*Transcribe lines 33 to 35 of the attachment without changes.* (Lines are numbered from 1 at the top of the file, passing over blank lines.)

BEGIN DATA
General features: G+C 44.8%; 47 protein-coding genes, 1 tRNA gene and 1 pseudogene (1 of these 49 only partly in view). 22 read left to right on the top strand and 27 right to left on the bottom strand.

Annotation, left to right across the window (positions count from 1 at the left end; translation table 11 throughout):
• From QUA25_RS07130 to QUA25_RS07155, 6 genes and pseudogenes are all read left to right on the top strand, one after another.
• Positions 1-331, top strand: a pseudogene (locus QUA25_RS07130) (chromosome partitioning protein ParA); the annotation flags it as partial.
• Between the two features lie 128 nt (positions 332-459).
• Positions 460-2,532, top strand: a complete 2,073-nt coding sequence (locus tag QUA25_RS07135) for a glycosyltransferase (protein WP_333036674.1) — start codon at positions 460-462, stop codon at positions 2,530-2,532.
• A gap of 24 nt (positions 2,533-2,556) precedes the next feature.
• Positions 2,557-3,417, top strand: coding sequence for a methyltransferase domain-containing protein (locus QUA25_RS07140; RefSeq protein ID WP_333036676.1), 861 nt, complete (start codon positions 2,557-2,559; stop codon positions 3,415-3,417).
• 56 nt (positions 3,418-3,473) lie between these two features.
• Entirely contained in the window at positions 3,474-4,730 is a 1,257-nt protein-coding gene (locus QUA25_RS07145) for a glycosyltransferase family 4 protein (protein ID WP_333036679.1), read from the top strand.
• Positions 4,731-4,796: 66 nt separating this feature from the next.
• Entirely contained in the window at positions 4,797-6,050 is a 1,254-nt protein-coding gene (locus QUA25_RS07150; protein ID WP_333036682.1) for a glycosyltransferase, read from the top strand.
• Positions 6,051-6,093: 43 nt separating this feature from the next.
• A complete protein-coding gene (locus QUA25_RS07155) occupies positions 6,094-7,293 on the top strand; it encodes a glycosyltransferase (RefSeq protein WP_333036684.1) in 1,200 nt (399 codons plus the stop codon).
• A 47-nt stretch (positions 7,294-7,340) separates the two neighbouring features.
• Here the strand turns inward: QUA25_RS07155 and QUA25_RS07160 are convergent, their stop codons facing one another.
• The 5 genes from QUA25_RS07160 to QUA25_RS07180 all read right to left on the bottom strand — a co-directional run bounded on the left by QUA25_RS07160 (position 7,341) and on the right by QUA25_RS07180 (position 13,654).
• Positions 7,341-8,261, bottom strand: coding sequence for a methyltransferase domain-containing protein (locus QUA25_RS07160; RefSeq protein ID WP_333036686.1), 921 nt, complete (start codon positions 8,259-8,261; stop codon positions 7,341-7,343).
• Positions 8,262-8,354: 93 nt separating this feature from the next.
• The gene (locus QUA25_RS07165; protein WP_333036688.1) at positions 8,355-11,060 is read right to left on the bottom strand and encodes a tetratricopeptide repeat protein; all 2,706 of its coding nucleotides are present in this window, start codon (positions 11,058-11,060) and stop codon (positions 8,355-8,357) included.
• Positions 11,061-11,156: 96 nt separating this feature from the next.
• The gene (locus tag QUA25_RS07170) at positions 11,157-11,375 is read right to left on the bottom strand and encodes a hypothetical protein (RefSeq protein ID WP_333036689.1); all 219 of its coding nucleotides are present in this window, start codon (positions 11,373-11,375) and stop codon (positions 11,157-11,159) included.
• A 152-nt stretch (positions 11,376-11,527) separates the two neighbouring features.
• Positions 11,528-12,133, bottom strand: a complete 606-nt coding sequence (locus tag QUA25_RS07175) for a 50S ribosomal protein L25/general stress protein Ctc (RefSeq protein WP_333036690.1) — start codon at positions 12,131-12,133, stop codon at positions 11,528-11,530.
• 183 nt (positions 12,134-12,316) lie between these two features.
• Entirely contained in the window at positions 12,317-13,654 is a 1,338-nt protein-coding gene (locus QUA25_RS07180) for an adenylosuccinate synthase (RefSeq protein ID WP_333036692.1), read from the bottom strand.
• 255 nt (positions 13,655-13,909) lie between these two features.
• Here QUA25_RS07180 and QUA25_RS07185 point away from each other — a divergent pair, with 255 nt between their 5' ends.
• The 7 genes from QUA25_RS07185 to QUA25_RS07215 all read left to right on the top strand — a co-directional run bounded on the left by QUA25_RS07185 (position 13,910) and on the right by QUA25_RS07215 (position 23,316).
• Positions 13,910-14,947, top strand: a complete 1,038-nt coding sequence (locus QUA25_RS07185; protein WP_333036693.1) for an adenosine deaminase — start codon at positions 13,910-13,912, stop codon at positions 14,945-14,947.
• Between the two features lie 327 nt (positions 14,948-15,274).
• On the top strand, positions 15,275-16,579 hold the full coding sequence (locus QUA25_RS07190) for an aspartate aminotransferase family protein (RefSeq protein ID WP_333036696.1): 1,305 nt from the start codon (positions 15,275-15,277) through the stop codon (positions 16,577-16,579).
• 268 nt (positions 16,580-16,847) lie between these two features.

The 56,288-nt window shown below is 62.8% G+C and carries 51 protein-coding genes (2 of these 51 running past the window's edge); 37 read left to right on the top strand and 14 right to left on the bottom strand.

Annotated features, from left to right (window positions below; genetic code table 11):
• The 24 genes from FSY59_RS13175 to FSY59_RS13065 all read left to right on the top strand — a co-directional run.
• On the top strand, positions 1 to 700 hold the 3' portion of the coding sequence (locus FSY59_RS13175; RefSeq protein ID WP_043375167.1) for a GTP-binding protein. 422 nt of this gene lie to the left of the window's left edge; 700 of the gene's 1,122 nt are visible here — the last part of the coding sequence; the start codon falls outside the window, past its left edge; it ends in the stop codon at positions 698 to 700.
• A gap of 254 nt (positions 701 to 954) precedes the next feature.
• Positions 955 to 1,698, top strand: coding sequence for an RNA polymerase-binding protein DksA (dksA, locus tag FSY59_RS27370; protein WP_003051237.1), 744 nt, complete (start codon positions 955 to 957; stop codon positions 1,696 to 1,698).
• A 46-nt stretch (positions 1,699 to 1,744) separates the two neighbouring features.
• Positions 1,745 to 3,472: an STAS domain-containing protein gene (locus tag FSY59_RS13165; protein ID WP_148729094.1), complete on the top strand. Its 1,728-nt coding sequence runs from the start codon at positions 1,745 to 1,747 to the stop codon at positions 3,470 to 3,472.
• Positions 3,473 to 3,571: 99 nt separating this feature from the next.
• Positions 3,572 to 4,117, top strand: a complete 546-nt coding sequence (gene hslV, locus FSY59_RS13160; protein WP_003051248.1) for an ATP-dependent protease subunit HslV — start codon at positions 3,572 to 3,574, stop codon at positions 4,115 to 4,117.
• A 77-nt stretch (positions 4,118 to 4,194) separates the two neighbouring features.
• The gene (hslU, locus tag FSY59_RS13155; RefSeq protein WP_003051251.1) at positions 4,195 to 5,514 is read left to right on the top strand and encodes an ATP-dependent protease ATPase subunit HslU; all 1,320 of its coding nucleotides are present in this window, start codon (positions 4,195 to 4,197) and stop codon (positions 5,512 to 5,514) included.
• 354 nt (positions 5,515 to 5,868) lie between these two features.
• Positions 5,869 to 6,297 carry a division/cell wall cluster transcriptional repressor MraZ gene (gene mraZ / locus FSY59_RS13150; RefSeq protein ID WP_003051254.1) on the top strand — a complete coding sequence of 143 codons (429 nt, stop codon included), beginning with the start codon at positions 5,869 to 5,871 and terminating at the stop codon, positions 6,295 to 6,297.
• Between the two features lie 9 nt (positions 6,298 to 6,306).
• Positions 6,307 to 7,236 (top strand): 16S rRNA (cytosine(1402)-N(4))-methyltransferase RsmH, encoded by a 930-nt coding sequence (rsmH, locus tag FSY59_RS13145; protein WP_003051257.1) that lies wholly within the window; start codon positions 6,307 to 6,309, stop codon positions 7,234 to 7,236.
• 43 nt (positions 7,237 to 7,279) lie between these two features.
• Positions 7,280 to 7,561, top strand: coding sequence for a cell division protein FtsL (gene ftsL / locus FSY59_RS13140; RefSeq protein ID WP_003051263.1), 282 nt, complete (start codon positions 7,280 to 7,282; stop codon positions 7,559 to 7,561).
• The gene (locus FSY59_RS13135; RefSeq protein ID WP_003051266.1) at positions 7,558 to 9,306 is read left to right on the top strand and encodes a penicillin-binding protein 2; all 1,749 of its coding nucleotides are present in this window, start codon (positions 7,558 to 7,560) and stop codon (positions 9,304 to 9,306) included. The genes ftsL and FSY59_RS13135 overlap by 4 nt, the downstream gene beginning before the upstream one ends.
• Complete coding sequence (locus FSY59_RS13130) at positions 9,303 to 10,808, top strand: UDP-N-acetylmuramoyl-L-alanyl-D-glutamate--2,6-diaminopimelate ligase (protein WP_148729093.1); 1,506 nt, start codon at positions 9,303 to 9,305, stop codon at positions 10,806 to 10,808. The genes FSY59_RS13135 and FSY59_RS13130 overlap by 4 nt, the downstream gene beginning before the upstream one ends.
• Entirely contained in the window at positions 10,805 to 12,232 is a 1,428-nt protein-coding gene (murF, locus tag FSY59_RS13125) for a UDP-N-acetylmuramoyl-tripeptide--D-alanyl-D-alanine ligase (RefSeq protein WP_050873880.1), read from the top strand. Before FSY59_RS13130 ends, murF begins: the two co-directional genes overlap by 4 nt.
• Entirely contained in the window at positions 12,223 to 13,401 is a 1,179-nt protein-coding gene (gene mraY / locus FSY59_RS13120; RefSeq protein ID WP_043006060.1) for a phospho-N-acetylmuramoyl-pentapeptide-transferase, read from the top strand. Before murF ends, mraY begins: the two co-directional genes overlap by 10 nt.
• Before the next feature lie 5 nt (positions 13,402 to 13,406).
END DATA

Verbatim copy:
• 268 nt (positions 16,580-16,847) lie between these two features.

The 56,288-nt window shown below is 62.8% G+C and carries 51 protein-coding genes (2 of these 51 running past the window's edge); 37 read left to right on the top strand and 14 right to left on the bottom strand.

Annotated features, from left to right (window positions below; genetic code table 11):